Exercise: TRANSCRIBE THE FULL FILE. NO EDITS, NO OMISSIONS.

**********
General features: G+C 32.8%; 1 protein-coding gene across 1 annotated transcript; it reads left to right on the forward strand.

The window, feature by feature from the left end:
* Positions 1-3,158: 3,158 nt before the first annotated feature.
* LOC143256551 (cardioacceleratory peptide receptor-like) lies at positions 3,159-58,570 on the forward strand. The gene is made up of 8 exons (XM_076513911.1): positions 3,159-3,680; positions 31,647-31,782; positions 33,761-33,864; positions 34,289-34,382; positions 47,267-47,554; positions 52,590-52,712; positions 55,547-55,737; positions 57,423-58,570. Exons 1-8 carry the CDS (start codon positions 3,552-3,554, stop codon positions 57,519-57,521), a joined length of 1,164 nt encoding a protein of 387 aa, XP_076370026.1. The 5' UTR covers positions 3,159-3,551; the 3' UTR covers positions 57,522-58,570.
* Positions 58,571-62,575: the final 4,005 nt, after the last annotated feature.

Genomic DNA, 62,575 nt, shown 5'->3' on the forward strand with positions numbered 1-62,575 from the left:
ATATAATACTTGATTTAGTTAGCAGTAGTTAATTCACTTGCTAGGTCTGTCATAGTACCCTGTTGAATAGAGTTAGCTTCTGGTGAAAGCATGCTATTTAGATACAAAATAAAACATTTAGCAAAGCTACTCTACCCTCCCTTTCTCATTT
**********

General features: G+C 32.8%; 1 protein-coding gene across 1 annotated transcript; it reads left to right on the forward strand.

The window, feature by feature from the left end:
* Positions 1-3,158: 3,158 nt before the first annotated feature.
* LOC143256551 (cardioacceleratory peptide receptor-like) lies at positions 3,159-58,570 on the forward strand. The gene is made up of 8 exons (XM_076513911.1): positions 3,159-3,680; positions 31,647-31,782; positions 33,761-33,864; positions 34,289-34,382; positions 47,267-47,554; positions 52,590-52,712; positions 55,547-55,737; positions 57,423-58,570. Exons 1-8 carry the CDS (start codon positions 3,552-3,554, stop codon positions 57,519-57,521), a joined length of 1,164 nt encoding a protein of 387 aa, XP_076370026.1. The 5' UTR covers positions 3,159-3,551; the 3' UTR covers positions 57,522-58,570.
* Positions 58,571-62,575: the final 4,005 nt, after the last annotated feature.

Genomic DNA, 62,575 nt, shown 5'->3' on the forward strand with positions numbered 1-62,575 from the left:
ATATAATACTTGATTTAGTTAGCAGTAGTTAATTCACTTGCTAGGTCTGTCATAGTACCCTGTTGAATAGAGTTAGCTTCTGGTGAAAGCATGCTATTTAGATACAAAATAAAACATTTAGCAAAGCTACTCTACCCTCCCTTTCTCATTT